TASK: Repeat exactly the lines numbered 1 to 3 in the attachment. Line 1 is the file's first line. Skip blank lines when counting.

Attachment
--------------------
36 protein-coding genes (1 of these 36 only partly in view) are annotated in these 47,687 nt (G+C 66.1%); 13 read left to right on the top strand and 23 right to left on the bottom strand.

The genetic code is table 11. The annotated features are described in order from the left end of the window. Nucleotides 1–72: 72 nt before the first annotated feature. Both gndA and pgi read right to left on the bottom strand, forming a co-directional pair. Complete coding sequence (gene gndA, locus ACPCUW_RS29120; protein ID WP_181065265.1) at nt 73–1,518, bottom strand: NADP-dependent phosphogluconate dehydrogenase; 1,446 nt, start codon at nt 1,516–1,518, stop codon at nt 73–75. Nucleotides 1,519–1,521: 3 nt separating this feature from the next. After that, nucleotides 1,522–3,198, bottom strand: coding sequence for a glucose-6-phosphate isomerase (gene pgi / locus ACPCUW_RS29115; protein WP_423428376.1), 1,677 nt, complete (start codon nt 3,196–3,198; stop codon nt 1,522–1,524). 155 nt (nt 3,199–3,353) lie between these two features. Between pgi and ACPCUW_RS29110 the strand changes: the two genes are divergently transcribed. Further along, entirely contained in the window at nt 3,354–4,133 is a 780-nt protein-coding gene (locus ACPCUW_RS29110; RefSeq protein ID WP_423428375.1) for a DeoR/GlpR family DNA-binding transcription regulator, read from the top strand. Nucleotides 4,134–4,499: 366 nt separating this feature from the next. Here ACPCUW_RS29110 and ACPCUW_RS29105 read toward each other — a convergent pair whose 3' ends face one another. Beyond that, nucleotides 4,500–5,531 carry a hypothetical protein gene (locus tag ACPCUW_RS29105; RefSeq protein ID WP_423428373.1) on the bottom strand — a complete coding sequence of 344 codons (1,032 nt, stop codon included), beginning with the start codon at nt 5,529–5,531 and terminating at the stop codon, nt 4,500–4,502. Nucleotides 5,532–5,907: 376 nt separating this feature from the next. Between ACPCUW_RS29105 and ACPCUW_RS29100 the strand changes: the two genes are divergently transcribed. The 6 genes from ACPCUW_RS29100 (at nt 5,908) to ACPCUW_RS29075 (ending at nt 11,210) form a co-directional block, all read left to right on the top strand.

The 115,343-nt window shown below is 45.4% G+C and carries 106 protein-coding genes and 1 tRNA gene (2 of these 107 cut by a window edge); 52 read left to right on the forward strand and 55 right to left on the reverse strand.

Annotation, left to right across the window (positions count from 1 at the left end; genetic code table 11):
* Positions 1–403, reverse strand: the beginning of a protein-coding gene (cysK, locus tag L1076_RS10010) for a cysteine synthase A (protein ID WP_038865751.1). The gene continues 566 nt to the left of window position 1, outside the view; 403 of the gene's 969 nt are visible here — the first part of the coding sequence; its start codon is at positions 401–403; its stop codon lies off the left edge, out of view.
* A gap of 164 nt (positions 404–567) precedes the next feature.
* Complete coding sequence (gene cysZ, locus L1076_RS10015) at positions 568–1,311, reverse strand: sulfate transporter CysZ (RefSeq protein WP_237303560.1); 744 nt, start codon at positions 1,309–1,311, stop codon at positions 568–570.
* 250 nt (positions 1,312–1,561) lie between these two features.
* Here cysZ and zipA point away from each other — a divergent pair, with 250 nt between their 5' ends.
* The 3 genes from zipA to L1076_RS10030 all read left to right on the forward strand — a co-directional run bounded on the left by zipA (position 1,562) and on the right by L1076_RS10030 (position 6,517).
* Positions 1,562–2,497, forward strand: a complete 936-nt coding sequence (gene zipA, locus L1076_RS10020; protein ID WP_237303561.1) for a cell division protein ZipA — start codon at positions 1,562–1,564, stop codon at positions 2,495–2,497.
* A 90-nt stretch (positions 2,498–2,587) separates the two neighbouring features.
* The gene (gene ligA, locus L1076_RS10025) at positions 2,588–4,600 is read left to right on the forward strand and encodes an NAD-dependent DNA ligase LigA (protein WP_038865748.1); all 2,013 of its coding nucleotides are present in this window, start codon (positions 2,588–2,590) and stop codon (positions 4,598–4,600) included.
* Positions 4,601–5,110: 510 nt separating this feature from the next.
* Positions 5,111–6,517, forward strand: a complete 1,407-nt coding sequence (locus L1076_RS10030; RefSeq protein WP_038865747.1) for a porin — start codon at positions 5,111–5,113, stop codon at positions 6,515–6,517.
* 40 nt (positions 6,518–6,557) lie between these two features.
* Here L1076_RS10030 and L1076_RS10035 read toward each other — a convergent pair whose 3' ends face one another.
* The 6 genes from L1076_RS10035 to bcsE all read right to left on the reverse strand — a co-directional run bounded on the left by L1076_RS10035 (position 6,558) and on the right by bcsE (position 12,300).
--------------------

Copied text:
36 protein-coding genes (1 of these 36 only partly in view) are annotated in these 47,687 nt (G+C 66.1%); 13 read left to right on the top strand and 23 right to left on the bottom strand.

The genetic code is table 11. The annotated features are described in order from the left end of the window. Nucleotides 1–72: 72 nt before the first annotated feature. Both gndA and pgi read right to left on the bottom strand, forming a co-directional pair. Complete coding sequence (gene gndA, locus ACPCUW_RS29120; protein ID WP_181065265.1) at nt 73–1,518, bottom strand: NADP-dependent phosphogluconate dehydrogenase; 1,446 nt, start codon at nt 1,516–1,518, stop codon at nt 73–75. Nucleotides 1,519–1,521: 3 nt separating this feature from the next. After that, nucleotides 1,522–3,198, bottom strand: coding sequence for a glucose-6-phosphate isomerase (gene pgi / locus ACPCUW_RS29115; protein WP_423428376.1), 1,677 nt, complete (start codon nt 3,196–3,198; stop codon nt 1,522–1,524). 155 nt (nt 3,199–3,353) lie between these two features. Between pgi and ACPCUW_RS29110 the strand changes: the two genes are divergently transcribed. Further along, entirely contained in the window at nt 3,354–4,133 is a 780-nt protein-coding gene (locus ACPCUW_RS29110; RefSeq protein ID WP_423428375.1) for a DeoR/GlpR family DNA-binding transcription regulator, read from the top strand. Nucleotides 4,134–4,499: 366 nt separating this feature from the next. Here ACPCUW_RS29110 and ACPCUW_RS29105 read toward each other — a convergent pair whose 3' ends face one another. Beyond that, nucleotides 4,500–5,531 carry a hypothetical protein gene (locus tag ACPCUW_RS29105; RefSeq protein ID WP_423428373.1) on the bottom strand — a complete coding sequence of 344 codons (1,032 nt, stop codon included), beginning with the start codon at nt 5,529–5,531 and terminating at the stop codon, nt 4,500–4,502. Nucleotides 5,532–5,907: 376 nt separating this feature from the next. Between ACPCUW_RS29105 and ACPCUW_RS29100 the strand changes: the two genes are divergently transcribed. The 6 genes from ACPCUW_RS29100 (at nt 5,908) to ACPCUW_RS29075 (ending at nt 11,210) form a co-directional block, all read left to right on the top strand.

The 115,343-nt window shown below is 45.4% G+C and carries 106 protein-coding genes and 1 tRNA gene (2 of these 107 cut by a window edge); 52 read left to right on the forward strand and 55 right to left on the reverse strand.